The governor of Minnesota has finally lifted prescription restrictions on hydroxychloroquin, the malaria drug that is being used to treat early-stage cases of COVID-19, only to say the reason for doing so is it doesn’t work.
According to the March 27 emergency executive order signed by Gov. Tim Walz, the restrictions were put in place to ensure there was an ample supply of the prescription for those who use it to treat lupus and rheumatoid arthritis.
Now, almost a half-year later, the restrictions were lifted August 12 because there is no run on the drug, and the reason there is no high demand for the drug, Gov. Walz maintains, is because it doesn’t work so doctors aren’t using it as expected.
Twila Brase, a registered nurse who leads Minnesota-based Citizens' For Health Freedom, sees positives in hydroxychloroquine and is glad that people in her state now have the option.
"Patients are dying,” she warns, “and there is this political fight over a medication that has been considered safe, has been used for 65 years, and certain people have actually attributed to saving them from COVID-19.”
Regarding the governor’s reasoning for now allowing use of the drug, Brase calls that “naivete, or a personal agenda, or a political agenda,” because there are medical studies showing early use has proven effective.
In the United States, the promising role of hydroxychloroquine, along with zinc sulfate and azithromycin, dates back to March when Dr. Vladimir Zenko, a family physician based in New York, reported he had treated numerous patients with all three medications --- and 100 percent survived the virus. Zenko’s first-hand testimony eventually reached President Donald Trump, who called the treatment a “game changer” for fighting virus.
And then what happened next depends on one’s political views.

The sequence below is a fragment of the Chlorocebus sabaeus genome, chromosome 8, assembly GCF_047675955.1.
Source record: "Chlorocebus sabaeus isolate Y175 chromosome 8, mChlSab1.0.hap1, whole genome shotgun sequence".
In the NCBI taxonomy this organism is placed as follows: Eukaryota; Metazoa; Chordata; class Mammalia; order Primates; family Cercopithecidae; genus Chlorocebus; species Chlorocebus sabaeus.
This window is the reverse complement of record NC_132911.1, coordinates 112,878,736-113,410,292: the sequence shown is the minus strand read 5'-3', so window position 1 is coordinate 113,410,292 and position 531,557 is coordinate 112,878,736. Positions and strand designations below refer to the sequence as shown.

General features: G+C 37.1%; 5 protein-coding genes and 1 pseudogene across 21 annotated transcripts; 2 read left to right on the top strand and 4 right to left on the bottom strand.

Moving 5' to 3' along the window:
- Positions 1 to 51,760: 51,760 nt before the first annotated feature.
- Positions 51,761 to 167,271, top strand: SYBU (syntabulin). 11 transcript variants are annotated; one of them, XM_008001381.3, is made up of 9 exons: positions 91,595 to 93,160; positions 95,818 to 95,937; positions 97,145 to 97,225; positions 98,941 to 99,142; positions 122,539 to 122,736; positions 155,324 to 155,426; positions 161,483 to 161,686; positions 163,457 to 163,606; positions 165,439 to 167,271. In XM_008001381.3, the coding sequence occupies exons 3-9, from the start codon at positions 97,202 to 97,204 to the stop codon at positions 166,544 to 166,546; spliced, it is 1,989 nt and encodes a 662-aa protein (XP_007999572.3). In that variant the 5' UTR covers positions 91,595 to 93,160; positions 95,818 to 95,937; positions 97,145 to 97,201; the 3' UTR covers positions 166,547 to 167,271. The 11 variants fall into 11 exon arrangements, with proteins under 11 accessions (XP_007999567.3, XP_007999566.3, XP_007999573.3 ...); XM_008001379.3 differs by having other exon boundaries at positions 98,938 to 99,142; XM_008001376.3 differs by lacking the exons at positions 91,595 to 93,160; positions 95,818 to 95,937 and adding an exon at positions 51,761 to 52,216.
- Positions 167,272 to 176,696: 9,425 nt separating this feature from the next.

In an unflattering story about Dr. Zenko, published April 2, The New York Times reported it this way:
What happened next is a modern pandemic parable that illustrates how the coronavirus is colliding with our fragile information ecosystem: a jumble of facts, falsehoods and viral rumors patched together from Twitter threads and shards of online news, amplified by armchair experts and professional partisans and pumped through the warp-speed accelerator of social media.
The story described Dr. Zenko as a “right-wing star” after his medical advice was picked up by Sean Hannity and others, and the Times cited left-wing media watchdog Media Matters for documenting how the drug was touted on Fox News more than 100 times in a three-day span.
Yet the Times story also admits that a French study of 20 patients showed positive results, and so did a study in China that suggests it helps to speed up recovery.
The key to treatment, Zenko and other physicians say, is to administer the medications early before the virus has not sends a person to a hospital bed.
Punished for praising Trump
There is also first-hand testimony from patients, including Michigan lawmaker Rep. Karen Whitsett. Whitsett, a Democrat, reported in April that she originally thought she had been striken with pneumonia and her health was "plummeting" quickly.
"For me, it saved my life," she told Fox News. “I only can go by what it is that I have gone through and what my story is, and I can't speak for anyone else. So that's not what I'm trying to do here. I'm only speaking for myself."
What happened next? Democrat lawmakers censured Rep. Whitsett for attending a meeting at the White House with other COVID-19 survivors, The Detroit Free Press reported.
The resolution complains that Rep. Whitsett "has repeatedly and publicly praised the president's delayed and misguided COVID-19 response efforts in contradiction with the scientifically based and action-oriented response" from Michigan's Democratic leadership, "endangering the health, safety and welfare of her constituents, the city of Detroit and the state of Michigan."
The medical debate over HCQ has become a political fight, Brase says, and some doctors risk punishment by a medical board for prescribing it.
"This is going to be one of the lasting legacies of COVID-19,” she predicts, “the fact that this became political when patients' lives were at stake."